MacDonnell, along with a handful of men, forced their way through the melee that was developing in the courtyard and, pressing, literally against the weight of the French attackers, closed and barred the gates. Those French inside were promptly killed, save for a drummer boy, and the swift action of MacDonnell ensured that Hougoumont remained in Allied hands throughout the day. Faced with initial failure, the French poured more and more troops into repeated attacks on the farm, committing around 14,000 men throughout the day that could have done more good up on the ridge.
As the Duke of Wellington later put it:
“The success of the Battle of Waterloo turned on the closing of the gates [at Hougoumont]. These gates were closed in the most courageous manner at the very nick of time by the efforts of Sir James Macdonnell.”
(Closing the Gates at Hougoumont. Portrayed with the sword on the left is Lt. Col. MacDonnell)
With the attack on Hougoumont raging, it now fell to Marshall D'Erlon's corps to make what was intended to be the main attack of the day on the Allied left. By hitting the left of Wellington's line, and then rolling up his right, Napoleon intended to force the Allied to fall back in the direction of the Channel ports, driving a wedge between the Allied and Prussian armies and leaving the road to Brussels wide open.
At around 1.30pm, the 19,000 men of D'Erlon's corp with supporting cavalry and artillery moved into the valley and up the opposite slope. Facing them were some 6,500 men of the divisions that had already been engaged at Quatre Bras. As they reached the crest, the sheer weight of the French numbers started to tell and it looked as though the Allied infantry might be pushed back off the ridge, but repeated counter attacks and disciplined musketry allowed them to hold doggedly on. The Duke of Wellington, always in the thick of it, intervened himself:
“I saw about two hundred men of the 79th, who seemed to have had more than they liked of it. I formed them myself about twenty yards from the flash of the French column, and ordered them to fire; and, in a few minutes, the French column turned about”.
Sensing the perilousness of the situation on the left, the Allied cavalry commander, the Earl of Uxbridge ordered forward the Union Brigade of heavy cavalry – so called because it contained a Scots, English and Irish regiment. The scene that unfolded is described by Private Vallance of the Camerons:
“Our three regiments of cavalry rushed upon this powerful column, the Scots Greys taking the lead – they seeing their countrymen on both right and left of them, cheering and shouting 'Scotland for Ever'. While the other Scotch regiments returned the ever memorable salute, 'Hurrah, Scotland for Ever'.”
(Scotland Forever! - The Charge of the Scots Greys)
In the space of something like twenty minutes, the Union Brigade swept through D'Erlon's attacking infantry and tumbled it into ruin and confusion. Around 5000 casualties were inflicted and at least 2000 prisoners taken. An impression of the intensity of the fighting is given by Sgt. Ewart of the Scots Greys as he describes the fight in which he captured a French Eagle:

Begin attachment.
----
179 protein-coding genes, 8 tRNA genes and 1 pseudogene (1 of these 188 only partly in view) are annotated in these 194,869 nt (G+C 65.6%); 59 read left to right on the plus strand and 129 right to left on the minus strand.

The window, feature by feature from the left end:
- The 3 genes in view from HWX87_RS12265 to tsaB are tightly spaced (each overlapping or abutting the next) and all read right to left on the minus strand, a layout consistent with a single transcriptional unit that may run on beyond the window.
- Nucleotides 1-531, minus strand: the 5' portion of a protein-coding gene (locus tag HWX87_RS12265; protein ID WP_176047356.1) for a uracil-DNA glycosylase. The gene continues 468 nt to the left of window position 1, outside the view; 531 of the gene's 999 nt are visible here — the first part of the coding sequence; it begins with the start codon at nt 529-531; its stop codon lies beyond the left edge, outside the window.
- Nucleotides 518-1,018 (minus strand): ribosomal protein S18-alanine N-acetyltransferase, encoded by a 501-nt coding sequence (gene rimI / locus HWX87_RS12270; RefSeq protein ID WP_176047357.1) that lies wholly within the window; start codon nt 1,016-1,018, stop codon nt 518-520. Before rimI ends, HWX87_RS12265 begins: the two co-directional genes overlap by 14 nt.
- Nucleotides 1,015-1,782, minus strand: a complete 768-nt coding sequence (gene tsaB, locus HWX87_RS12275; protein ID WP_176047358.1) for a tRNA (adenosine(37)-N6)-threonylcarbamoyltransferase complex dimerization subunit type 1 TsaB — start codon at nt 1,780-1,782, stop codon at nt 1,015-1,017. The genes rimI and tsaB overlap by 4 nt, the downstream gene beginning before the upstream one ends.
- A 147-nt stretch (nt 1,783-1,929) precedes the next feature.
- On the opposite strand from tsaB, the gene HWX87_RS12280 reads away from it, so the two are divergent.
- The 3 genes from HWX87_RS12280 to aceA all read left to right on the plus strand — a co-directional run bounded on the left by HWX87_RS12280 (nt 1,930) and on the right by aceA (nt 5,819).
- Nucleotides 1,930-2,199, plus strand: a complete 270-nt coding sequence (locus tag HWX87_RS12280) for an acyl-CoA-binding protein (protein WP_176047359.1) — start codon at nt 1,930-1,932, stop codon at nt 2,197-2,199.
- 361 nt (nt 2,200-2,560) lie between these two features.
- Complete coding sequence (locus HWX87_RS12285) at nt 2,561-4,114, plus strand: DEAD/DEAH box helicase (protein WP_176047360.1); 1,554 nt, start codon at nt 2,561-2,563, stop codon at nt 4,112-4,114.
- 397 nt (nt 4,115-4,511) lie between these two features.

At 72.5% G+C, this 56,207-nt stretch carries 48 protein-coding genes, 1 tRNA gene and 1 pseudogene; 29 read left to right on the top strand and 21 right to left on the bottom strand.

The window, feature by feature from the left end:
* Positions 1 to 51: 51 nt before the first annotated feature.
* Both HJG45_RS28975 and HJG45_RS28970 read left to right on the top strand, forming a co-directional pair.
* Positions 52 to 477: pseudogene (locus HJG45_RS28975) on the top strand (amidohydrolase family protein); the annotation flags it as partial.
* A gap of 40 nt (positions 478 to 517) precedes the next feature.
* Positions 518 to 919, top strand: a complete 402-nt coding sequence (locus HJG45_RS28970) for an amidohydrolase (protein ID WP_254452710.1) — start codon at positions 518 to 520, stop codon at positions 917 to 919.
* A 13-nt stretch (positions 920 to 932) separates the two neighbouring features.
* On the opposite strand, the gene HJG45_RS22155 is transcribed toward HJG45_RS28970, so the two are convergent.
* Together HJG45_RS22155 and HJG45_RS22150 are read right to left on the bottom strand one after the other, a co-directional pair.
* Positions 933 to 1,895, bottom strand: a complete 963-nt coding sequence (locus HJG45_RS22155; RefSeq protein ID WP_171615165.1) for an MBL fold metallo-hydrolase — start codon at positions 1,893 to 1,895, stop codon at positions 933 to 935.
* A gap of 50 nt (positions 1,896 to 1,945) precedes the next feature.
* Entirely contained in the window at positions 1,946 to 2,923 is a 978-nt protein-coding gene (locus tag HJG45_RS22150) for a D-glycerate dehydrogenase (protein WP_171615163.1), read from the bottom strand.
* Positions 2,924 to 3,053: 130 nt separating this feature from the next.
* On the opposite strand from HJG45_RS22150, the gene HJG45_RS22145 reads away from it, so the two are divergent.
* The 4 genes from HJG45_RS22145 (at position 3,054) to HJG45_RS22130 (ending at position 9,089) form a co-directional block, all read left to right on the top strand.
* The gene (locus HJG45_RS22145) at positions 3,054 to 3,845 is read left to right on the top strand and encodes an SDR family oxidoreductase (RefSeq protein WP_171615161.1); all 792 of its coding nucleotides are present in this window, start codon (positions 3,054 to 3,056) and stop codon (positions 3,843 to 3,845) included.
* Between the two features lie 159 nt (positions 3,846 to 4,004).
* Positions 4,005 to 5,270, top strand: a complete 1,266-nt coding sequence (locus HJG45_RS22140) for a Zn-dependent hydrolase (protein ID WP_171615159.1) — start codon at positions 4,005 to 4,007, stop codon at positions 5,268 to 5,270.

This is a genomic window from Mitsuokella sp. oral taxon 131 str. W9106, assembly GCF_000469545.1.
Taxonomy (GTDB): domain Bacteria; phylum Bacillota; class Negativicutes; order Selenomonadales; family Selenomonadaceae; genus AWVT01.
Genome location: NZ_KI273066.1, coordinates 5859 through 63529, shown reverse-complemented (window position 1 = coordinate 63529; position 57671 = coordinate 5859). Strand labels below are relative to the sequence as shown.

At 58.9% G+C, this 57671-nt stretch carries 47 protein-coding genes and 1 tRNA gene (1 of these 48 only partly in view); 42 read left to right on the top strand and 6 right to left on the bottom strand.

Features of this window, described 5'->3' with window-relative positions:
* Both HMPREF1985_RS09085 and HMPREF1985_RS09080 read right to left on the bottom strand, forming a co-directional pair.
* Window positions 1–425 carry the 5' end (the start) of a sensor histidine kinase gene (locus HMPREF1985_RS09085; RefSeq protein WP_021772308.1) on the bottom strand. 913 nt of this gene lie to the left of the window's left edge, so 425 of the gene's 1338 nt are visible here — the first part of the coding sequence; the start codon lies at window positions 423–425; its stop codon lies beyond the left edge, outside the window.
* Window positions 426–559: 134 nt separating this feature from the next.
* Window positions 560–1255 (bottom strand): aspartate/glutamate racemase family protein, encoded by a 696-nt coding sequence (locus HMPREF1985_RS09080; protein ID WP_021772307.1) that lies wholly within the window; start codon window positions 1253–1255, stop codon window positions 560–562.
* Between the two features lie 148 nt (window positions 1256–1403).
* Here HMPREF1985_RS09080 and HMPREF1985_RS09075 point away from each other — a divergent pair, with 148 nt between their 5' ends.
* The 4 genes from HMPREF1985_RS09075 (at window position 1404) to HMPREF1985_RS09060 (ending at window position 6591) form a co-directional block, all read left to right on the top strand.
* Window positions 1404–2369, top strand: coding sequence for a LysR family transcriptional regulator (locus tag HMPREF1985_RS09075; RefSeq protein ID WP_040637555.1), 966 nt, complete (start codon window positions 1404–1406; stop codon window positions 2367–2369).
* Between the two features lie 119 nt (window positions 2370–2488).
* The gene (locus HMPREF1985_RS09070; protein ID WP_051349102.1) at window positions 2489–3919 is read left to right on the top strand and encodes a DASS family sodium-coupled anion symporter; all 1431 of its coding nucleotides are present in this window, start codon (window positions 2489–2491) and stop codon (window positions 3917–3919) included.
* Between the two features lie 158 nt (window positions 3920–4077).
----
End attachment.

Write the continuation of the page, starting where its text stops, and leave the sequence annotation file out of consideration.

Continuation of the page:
“It was in the first charge I took the eagle from the enemy: he and I had a hard contest for it; he made a thrust at my groin, I parried it off and cut him down through the head. After this a lancer came at me; I threw the lance off by my right side, and cut him through the chin and upward through the teeth. Next, a foot-soldier fired at me and charged me with his bayonet, which I also had the good luck to parry, and then I cut him down through the head; thus ended the contest.”
(Sgt Ewart capturing the Eagle)
Now to the critical events that ended the battle.
Ney's Cavalry attack
With the main infantry attack destroyed, the next large attack was a rash affair conducted by Marshall Ney. Apparently under the impression that the Allied were retreating, he led forward a massed cavalry attack with some 10,000 men aimed at the right of the Allied line along the ridge between La Haye Sainte and Hougoumont. Unsupported by infantry or artillery though, Ney was completely incapable of defeating what he found on the other side of the ridge – Allied infantry arrayed in square formations. Charge after charge was repulsed; the horses unwilling to charge upon the rows of bayonets and all the while the volley fire of the rear ranks whittling down the attackers. Ney himself had five horses shot from under him during this hopeless attempt.
The Imperial Guard
With Hougoumont still tying down a corps on his left, his right flank infantry divisions battered, his cavalry effectively destroyed and the long awaited Prussians appearing from the east to join Wellington as he had hoped to join them at Ligny, Napoleon played his final card. He sent forward his Imperial Guard in the attack. Attacking up the same slopes the cavalry had charged up hours before, the Guards tried vainly to gain the ridge but on every occasion were beaten back by the merciless volleys of the Allied infantry. Seeing the French waver as he so often had before, and sensing victory, Wellington rode to the crest of the ridge, stood up in his stirrups, and waved his Bicorne hat in a signal to advance. With that, the whole Allied line moved forward with bayonets fixed to sweep the French from the field.
La Belle Alliance
In a poetic stroke of fate, Wellington came face to face with the Prussian commander, Blucher, at the site of Napoleon's headquarters – an inn called, fittingly, La Belle Alliance. There they agreed on their plans for the pursuit of the beaten Emperor.
Of course, in a battle defined by crisis after crisis, this blog by no means covers even a quarter of the events of the battle. The timely arrival of the Prussians secured the final allied victory that brought the Napoleonic wars to an end and the Prussian contribution cannot be overstated. But with the Scots playing a prominent role in many of the critical points, it's fair to say they made their mark on history too.